Despite reports of a slow start, Microsoft said on Tuesday that it has sold more than 1.5 million Windows Phone 7 devices in the first six weeks, but it's important to note that the number reflects the number of units sold to mobile operators and retailers and not necessarily direct to consumers.
When asked if the sales numbers met company expectations, Achim Berg, vice president of business and marketing for Windows Phone, said that "sales are ramping well" and that the numbers are "in line" with company expectations.
He said that to juxtapose these numbers with the competition would be a bit of an apples-and-oranges comparison, but added that Windows Phone 7's performance is in line with those of other first-generation platforms.
"We introduced a new platform with Windows Phone 7, and when you do that it takes time to educate partners and consumers on what you're delivering, and drive awareness and interest in your new offering. We're comfortable with where we are, and we are here for the long run; Windows Phone 7 is just the beginning," Berg said.
Berg acknowledged that the competition in the smartphone market is intense but for Microsoft, measuring success is more about the long term and not the short term. Microsoft plans to release the first of several updates in the coming months and will also add additional carrier partners around the world in 2011, including Sprint and Verizon here in the States, in addition to introducing a broader portfolio of devices at various price points.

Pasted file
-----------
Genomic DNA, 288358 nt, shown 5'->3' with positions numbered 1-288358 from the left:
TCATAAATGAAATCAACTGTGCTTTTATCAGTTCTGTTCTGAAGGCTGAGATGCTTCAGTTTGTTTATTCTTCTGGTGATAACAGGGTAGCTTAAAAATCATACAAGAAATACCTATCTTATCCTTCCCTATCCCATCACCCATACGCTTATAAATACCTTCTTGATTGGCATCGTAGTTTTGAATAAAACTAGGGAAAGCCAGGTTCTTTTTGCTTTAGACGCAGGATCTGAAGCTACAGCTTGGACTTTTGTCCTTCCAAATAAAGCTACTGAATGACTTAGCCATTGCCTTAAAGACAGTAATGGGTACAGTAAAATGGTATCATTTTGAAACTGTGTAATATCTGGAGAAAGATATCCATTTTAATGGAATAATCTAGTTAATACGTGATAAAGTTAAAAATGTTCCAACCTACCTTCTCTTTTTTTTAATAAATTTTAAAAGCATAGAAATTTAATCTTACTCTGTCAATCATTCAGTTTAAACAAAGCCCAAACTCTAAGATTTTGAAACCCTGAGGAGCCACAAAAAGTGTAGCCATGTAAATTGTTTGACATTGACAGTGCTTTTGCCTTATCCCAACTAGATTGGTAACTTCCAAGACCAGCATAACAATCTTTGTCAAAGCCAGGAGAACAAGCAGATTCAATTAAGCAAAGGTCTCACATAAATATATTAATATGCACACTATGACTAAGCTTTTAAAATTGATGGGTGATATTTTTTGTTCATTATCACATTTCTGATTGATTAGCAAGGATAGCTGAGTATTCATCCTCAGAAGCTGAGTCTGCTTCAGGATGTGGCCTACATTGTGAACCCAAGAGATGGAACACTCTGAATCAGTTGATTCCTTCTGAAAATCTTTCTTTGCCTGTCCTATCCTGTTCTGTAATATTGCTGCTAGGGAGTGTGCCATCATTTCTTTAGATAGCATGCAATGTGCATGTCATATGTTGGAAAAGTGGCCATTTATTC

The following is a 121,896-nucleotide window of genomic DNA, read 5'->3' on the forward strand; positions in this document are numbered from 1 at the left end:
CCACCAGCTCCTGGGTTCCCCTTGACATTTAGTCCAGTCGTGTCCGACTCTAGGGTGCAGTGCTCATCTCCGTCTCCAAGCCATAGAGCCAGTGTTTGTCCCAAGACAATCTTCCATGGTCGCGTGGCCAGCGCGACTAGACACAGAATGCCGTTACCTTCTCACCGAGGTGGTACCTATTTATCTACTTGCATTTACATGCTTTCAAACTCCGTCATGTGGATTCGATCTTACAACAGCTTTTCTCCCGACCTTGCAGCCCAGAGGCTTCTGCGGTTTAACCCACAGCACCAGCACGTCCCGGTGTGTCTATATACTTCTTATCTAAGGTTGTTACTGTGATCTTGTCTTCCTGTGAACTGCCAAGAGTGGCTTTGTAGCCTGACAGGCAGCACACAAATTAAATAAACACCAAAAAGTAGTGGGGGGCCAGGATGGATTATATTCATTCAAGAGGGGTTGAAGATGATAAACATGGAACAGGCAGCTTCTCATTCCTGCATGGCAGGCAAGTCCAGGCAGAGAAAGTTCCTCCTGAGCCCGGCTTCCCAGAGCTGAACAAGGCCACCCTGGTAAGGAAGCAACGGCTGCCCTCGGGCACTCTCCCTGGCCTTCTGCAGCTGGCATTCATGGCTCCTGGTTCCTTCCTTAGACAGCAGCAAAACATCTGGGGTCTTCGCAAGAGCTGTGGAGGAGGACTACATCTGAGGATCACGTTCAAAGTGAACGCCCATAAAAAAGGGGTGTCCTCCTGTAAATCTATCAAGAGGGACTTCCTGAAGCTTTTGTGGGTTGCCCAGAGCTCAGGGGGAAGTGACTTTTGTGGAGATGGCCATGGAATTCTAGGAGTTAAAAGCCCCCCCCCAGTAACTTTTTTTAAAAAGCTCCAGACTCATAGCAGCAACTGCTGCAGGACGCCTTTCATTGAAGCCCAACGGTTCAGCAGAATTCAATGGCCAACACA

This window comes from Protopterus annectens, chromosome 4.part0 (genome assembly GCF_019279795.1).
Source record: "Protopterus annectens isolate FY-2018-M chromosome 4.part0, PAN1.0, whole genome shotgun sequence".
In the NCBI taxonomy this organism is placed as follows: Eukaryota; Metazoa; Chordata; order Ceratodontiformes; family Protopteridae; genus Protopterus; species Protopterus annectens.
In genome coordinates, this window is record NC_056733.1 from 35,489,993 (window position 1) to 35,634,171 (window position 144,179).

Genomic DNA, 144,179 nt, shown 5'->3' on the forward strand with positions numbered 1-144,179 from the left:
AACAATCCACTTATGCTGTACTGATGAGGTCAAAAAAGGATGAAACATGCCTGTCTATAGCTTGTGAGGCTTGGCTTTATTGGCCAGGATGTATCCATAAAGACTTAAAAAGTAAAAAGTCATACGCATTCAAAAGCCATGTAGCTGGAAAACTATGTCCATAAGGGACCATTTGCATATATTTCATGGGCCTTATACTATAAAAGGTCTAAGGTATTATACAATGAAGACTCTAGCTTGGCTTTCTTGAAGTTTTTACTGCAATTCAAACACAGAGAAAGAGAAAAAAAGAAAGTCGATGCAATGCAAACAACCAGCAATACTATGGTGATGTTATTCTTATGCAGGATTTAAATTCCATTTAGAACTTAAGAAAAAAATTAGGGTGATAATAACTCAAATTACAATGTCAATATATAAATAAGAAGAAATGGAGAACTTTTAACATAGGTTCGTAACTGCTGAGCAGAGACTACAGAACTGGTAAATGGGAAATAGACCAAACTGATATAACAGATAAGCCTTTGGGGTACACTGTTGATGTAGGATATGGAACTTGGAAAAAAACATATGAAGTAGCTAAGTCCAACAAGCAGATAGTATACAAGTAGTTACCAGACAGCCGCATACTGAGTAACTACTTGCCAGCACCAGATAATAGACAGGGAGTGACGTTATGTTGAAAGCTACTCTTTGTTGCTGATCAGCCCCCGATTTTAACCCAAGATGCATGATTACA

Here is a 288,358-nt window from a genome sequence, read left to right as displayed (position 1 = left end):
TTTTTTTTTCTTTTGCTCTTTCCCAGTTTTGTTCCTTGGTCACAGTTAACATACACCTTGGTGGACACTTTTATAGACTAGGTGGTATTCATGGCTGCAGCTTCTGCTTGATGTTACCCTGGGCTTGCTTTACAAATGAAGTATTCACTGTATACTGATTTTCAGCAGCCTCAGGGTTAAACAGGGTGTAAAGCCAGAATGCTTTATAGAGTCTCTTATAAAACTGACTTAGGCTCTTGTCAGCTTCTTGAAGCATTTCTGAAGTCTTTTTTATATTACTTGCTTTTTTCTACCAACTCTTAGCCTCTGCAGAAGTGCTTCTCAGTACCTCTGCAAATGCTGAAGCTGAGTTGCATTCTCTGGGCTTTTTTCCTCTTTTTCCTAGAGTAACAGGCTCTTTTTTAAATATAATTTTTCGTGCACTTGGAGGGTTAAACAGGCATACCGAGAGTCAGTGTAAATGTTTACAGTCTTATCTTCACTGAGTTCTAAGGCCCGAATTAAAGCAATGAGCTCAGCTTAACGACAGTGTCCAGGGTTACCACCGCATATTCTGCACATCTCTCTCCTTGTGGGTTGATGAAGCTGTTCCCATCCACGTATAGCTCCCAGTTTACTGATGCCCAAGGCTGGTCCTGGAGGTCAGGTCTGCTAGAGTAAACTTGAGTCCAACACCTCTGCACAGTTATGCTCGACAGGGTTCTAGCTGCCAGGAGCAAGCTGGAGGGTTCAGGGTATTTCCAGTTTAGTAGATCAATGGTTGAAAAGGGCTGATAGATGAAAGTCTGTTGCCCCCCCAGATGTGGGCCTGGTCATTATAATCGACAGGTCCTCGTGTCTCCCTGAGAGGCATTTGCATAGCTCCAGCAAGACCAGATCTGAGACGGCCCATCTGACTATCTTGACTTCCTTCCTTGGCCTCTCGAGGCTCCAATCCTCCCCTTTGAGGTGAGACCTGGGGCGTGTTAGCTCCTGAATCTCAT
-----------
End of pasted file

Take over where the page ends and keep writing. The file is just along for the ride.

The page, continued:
Microsoft released its first Windows Phone 7 devices on October 21 in Europe and Asia, with the U.S. following closely behind on November 8. Currently, there are four smartphones available in the U.S.--the HTC Surround and Samsung Focus with AT&T, and the HTC HD7 and Dell Venue Pro with T-Mobile--and at least half a dozen other models in other parts of the world.